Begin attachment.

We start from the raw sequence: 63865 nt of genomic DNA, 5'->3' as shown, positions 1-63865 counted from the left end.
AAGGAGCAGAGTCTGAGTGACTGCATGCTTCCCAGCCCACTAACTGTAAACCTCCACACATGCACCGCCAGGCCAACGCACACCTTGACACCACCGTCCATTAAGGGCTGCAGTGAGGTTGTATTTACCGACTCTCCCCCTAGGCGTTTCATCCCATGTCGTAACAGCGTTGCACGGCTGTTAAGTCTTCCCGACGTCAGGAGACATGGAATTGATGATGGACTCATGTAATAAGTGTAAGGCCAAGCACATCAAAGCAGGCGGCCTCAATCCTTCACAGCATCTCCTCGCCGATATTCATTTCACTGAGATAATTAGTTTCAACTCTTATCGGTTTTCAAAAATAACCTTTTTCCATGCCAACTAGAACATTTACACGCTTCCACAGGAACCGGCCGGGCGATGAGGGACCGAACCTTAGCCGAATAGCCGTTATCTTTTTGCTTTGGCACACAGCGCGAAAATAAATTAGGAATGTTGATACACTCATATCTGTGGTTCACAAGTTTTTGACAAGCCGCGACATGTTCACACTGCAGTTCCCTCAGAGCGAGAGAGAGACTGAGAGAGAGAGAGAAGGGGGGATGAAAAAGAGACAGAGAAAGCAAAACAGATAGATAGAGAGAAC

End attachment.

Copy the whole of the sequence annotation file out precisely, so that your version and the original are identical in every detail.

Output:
We start from the raw sequence: 63865 nt of genomic DNA, 5'->3' as shown, positions 1-63865 counted from the left end.
AAGGAGCAGAGTCTGAGTGACTGCATGCTTCCCAGCCCACTAACTGTAAACCTCCACACATGCACCGCCAGGCCAACGCACACCTTGACACCACCGTCCATTAAGGGCTGCAGTGAGGTTGTATTTACCGACTCTCCCCCTAGGCGTTTCATCCCATGTCGTAACAGCGTTGCACGGCTGTTAAGTCTTCCCGACGTCAGGAGACATGGAATTGATGATGGACTCATGTAATAAGTGTAAGGCCAAGCACATCAAAGCAGGCGGCCTCAATCCTTCACAGCATCTCCTCGCCGATATTCATTTCACTGAGATAATTAGTTTCAACTCTTATCGGTTTTCAAAAATAACCTTTTTCCATGCCAACTAGAACATTTACACGCTTCCACAGGAACCGGCCGGGCGATGAGGGACCGAACCTTAGCCGAATAGCCGTTATCTTTTTGCTTTGGCACACAGCGCGAAAATAAATTAGGAATGTTGATACACTCATATCTGTGGTTCACAAGTTTTTGACAAGCCGCGACATGTTCACACTGCAGTTCCCTCAGAGCGAGAGAGAGACTGAGAGAGAGAGAGAAGGGGGGATGAAAAAGAGACAGAGAAAGCAAAACAGATAGATAGAGAGAAC